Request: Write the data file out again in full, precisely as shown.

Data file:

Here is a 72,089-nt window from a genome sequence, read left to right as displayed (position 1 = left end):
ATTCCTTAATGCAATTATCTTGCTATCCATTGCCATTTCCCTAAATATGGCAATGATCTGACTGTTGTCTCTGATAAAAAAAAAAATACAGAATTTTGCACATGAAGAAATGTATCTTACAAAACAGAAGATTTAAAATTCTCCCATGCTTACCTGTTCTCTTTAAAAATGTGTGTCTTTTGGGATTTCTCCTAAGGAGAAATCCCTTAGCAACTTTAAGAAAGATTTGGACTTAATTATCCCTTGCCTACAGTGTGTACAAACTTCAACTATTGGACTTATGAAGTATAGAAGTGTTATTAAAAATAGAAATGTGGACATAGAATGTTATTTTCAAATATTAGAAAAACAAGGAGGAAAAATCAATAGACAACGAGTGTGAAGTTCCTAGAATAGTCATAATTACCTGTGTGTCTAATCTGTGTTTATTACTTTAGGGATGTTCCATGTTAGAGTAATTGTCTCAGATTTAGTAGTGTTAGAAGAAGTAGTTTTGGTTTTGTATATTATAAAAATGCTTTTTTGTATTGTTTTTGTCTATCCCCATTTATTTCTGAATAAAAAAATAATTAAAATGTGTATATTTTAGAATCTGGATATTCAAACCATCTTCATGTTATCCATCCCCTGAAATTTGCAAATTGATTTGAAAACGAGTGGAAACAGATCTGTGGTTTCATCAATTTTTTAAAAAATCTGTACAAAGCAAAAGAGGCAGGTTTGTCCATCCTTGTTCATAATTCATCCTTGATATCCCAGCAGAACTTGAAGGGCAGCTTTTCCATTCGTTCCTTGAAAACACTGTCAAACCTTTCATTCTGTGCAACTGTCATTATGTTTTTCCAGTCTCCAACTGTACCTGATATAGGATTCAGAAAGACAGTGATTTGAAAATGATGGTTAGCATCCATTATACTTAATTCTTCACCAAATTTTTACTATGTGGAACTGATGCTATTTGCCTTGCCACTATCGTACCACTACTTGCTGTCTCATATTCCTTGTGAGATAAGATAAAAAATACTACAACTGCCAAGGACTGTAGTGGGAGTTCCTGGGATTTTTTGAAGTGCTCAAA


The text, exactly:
Here is a 72,089-nt window from a genome sequence, read left to right as displayed (position 1 = left end):
ATTCCTTAATGCAATTATCTTGCTATCCATTGCCATTTCCCTAAATATGGCAATGATCTGACTGTTGTCTCTGATAAAAAAAAAAATACAGAATTTTGCACATGAAGAAATGTATCTTACAAAACAGAAGATTTAAAATTCTCCCATGCTTACCTGTTCTCTTTAAAAATGTGTGTCTTTTGGGATTTCTCCTAAGGAGAAATCCCTTAGCAACTTTAAGAAAGATTTGGACTTAATTATCCCTTGCCTACAGTGTGTACAAACTTCAACTATTGGACTTATGAAGTATAGAAGTGTTATTAAAAATAGAAATGTGGACATAGAATGTTATTTTCAAATATTAGAAAAACAAGGAGGAAAAATCAATAGACAACGAGTGTGAAGTTCCTAGAATAGTCATAATTACCTGTGTGTCTAATCTGTGTTTATTACTTTAGGGATGTTCCATGTTAGAGTAATTGTCTCAGATTTAGTAGTGTTAGAAGAAGTAGTTTTGGTTTTGTATATTATAAAAATGCTTTTTTGTATTGTTTTTGTCTATCCCCATTTATTTCTGAATAAAAAAATAATTAAAATGTGTATATTTTAGAATCTGGATATTCAAACCATCTTCATGTTATCCATCCCCTGAAATTTGCAAATTGATTTGAAAACGAGTGGAAACAGATCTGTGGTTTCATCAATTTTTTAAAAAATCTGTACAAAGCAAAAGAGGCAGGTTTGTCCATCCTTGTTCATAATTCATCCTTGATATCCCAGCAGAACTTGAAGGGCAGCTTTTCCATTCGTTCCTTGAAAACACTGTCAAACCTTTCATTCTGTGCAACTGTCATTATGTTTTTCCAGTCTCCAACTGTACCTGATATAGGATTCAGAAAGACAGTGATTTGAAAATGATGGTTAGCATCCATTATACTTAATTCTTCACCAAATTTTTACTATGTGGAACTGATGCTATTTGCCTTGCCACTATCGTACCACTACTTGCTGTCTCATATTCCTTGTGAGATAAGATAAAAAATACTACAACTGCCAAGGACTGTAGTGGGAGTTCCTGGGATTTTTTGAAGTGCTCAAA